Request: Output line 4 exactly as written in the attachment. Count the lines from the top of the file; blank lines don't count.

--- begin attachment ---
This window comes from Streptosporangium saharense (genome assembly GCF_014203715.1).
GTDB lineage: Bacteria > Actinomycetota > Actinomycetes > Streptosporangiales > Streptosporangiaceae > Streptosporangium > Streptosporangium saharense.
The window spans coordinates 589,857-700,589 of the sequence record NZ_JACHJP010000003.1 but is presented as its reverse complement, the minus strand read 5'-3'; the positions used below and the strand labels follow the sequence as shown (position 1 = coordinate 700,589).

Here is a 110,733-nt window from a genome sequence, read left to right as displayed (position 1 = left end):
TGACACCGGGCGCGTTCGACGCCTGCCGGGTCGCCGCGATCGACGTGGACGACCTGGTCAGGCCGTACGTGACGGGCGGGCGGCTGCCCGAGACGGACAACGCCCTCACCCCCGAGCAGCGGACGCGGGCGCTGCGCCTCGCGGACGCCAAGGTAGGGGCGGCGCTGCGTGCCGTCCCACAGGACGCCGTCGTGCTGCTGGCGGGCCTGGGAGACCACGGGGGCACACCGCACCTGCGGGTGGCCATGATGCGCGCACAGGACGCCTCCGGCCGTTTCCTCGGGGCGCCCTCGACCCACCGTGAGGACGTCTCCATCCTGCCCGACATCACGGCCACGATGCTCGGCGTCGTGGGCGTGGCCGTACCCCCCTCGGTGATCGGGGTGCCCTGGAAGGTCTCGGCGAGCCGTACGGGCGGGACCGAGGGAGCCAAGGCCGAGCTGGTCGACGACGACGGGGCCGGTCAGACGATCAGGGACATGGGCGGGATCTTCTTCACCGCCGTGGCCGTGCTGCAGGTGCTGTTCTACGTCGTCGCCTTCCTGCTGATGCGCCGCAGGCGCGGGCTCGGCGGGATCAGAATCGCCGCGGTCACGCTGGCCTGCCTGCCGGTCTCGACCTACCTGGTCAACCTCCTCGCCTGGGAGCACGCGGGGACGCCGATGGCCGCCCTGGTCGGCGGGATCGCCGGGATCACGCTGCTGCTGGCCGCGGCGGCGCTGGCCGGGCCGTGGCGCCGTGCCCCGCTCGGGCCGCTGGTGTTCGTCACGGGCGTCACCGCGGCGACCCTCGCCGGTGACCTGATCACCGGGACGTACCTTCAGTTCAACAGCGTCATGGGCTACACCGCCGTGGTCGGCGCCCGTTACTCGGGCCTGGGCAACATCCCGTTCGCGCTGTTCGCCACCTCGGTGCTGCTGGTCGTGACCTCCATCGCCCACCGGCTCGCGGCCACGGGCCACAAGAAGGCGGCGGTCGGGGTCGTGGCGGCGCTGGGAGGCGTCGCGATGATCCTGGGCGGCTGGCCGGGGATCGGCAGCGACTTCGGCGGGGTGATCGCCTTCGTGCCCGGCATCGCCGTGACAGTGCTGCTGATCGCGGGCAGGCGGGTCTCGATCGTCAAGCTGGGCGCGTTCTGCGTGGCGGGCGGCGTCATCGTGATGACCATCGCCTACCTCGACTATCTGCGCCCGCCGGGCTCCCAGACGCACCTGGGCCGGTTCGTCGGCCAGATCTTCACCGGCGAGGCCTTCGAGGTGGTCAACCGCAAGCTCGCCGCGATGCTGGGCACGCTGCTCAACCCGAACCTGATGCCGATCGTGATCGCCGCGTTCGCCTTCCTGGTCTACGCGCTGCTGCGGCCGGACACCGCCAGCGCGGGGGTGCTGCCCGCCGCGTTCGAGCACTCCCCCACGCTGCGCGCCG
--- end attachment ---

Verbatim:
Here is a 110,733-nt window from a genome sequence, read left to right as displayed (position 1 = left end):